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Author Topic: Satellites Off Equatorial Axis Orbit, How Does That Work?  (Read 3935 times)

Offline Titanscape

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Satellites over London and Toronto, off the equator ideal, how is it that they stay there and are not pulled down to the equator?

How far up can they orbit, surely not over the arctic circle?

Do they survive less long?

Eventually the moon gets them right, they are pulled into an elliptical orbit?


 

Offline syhprum

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Satellites Off Equatorial Axis Orbit, How Does That Work?
« Reply #1 on: 26/01/2008 21:04:29 »
There are a great many satellites in polar orbit I have been receiving cloud cover pictures from them since 1965.
 

another_someone

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Satellites Off Equatorial Axis Orbit, How Does That Work?
« Reply #2 on: 26/01/2008 23:05:34 »
The Earth is a sphere (almost, but as far as this is concerned, it may as well be regarded so), so it matters not what orbital plane a satellite takes, the sphere still looks the same.  The fact that the Earth is spinning on an axis along running through its poles makes no difference to the gravitational pull of the Earth for orbiting satellites.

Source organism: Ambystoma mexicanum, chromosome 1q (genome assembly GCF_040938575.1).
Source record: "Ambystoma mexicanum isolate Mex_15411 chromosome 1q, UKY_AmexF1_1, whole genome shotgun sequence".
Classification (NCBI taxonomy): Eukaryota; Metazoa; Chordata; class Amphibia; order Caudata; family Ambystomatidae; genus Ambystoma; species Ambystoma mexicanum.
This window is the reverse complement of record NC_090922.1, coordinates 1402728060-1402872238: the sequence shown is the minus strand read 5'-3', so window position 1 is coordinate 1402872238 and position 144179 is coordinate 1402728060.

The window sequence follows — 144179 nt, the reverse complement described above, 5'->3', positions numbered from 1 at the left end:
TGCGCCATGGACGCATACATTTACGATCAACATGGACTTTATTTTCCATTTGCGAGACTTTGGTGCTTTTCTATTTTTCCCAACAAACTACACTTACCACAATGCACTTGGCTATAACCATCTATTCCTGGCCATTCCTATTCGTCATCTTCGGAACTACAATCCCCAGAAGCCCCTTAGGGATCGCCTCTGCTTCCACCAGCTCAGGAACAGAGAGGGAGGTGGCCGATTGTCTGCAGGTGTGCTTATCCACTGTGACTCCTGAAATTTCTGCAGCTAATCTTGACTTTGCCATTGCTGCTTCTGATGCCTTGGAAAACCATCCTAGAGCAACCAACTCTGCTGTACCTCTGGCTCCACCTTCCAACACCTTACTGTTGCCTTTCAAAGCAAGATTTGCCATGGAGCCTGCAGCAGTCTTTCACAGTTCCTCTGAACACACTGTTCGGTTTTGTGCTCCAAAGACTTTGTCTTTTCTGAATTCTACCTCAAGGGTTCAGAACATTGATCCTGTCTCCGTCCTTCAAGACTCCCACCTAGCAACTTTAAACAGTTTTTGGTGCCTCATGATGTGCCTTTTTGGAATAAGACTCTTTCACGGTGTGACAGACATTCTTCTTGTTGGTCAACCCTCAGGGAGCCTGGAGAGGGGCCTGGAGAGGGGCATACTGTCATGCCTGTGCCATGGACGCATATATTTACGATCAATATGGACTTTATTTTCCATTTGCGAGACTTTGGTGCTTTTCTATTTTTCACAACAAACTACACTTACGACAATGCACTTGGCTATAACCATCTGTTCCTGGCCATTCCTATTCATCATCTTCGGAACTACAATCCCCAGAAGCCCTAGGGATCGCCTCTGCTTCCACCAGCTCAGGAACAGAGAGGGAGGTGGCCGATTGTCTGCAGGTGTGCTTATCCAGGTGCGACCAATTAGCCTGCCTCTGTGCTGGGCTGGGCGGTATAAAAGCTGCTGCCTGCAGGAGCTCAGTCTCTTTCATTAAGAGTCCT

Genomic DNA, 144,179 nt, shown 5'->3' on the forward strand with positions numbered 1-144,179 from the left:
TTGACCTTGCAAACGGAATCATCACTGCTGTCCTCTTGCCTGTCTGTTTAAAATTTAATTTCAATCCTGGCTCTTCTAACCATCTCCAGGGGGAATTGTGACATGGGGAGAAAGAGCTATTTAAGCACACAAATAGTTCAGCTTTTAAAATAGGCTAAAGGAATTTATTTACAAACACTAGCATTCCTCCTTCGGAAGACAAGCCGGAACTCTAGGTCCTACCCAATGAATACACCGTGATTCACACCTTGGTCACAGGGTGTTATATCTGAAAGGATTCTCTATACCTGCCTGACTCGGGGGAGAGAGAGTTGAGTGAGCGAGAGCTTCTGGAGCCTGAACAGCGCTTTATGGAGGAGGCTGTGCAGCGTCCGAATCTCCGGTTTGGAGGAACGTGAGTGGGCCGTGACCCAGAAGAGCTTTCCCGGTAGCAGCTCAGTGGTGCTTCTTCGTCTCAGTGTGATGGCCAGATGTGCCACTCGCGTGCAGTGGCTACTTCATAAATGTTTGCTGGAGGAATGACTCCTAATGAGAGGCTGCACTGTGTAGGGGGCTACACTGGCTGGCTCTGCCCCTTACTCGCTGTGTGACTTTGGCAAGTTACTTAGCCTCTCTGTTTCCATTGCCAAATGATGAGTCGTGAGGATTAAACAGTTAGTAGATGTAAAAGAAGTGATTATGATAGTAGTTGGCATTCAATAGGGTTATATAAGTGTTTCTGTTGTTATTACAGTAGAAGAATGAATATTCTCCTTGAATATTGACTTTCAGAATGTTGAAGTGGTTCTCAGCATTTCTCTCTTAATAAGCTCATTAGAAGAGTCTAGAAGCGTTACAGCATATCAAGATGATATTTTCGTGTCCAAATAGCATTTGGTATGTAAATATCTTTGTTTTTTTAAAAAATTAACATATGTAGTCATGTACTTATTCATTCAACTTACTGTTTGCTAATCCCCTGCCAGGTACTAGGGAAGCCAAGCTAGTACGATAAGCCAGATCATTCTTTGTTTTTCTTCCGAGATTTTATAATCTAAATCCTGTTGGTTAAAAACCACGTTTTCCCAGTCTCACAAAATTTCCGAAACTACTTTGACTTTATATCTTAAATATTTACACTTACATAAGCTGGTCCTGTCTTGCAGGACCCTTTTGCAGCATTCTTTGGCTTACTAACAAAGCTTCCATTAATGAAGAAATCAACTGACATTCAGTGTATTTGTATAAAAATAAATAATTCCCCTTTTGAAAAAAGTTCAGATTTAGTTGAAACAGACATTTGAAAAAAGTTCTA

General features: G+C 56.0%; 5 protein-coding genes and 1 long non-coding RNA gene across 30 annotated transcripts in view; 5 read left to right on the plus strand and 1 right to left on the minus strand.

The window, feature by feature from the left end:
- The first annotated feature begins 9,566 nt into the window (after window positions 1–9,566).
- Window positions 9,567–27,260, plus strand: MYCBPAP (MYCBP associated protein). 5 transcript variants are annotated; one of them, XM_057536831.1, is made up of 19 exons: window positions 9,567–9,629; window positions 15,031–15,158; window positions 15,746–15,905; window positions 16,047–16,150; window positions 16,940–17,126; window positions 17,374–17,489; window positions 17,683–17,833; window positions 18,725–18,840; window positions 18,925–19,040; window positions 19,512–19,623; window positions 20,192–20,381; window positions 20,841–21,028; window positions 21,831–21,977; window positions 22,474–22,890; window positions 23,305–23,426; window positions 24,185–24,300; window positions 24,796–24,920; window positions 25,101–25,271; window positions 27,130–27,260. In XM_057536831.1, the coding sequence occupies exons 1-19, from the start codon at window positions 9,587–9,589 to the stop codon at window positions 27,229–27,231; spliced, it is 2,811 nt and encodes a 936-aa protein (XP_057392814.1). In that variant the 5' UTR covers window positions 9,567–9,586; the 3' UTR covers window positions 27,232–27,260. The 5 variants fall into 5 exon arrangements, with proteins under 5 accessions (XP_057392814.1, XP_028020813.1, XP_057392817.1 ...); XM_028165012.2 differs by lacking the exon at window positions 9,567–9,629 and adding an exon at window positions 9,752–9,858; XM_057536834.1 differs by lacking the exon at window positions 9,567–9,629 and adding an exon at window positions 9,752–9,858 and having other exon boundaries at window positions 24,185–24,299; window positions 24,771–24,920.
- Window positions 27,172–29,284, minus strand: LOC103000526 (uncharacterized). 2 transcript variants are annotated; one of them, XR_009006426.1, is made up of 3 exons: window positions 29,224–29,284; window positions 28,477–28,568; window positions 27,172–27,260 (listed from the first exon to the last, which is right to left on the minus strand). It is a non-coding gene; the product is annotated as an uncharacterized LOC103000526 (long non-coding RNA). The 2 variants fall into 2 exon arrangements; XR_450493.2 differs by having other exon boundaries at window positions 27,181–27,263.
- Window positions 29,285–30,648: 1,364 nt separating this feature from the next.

Where an equatorial orbit is of benefit is for geostationary satellites, but the benefits is not because the satellite cannot stay in orbit in another plane, it is just that the satellite, when it is in orbit, cannot remain fixed over a single point over the Earth; whereas a satellite taking a polar orbit will only transit over the poles, while taking an orbit that passes north to south, then south back up to north, passing over the equator before heading over the pole, then back around the other side over the equator, and back up to the other pole.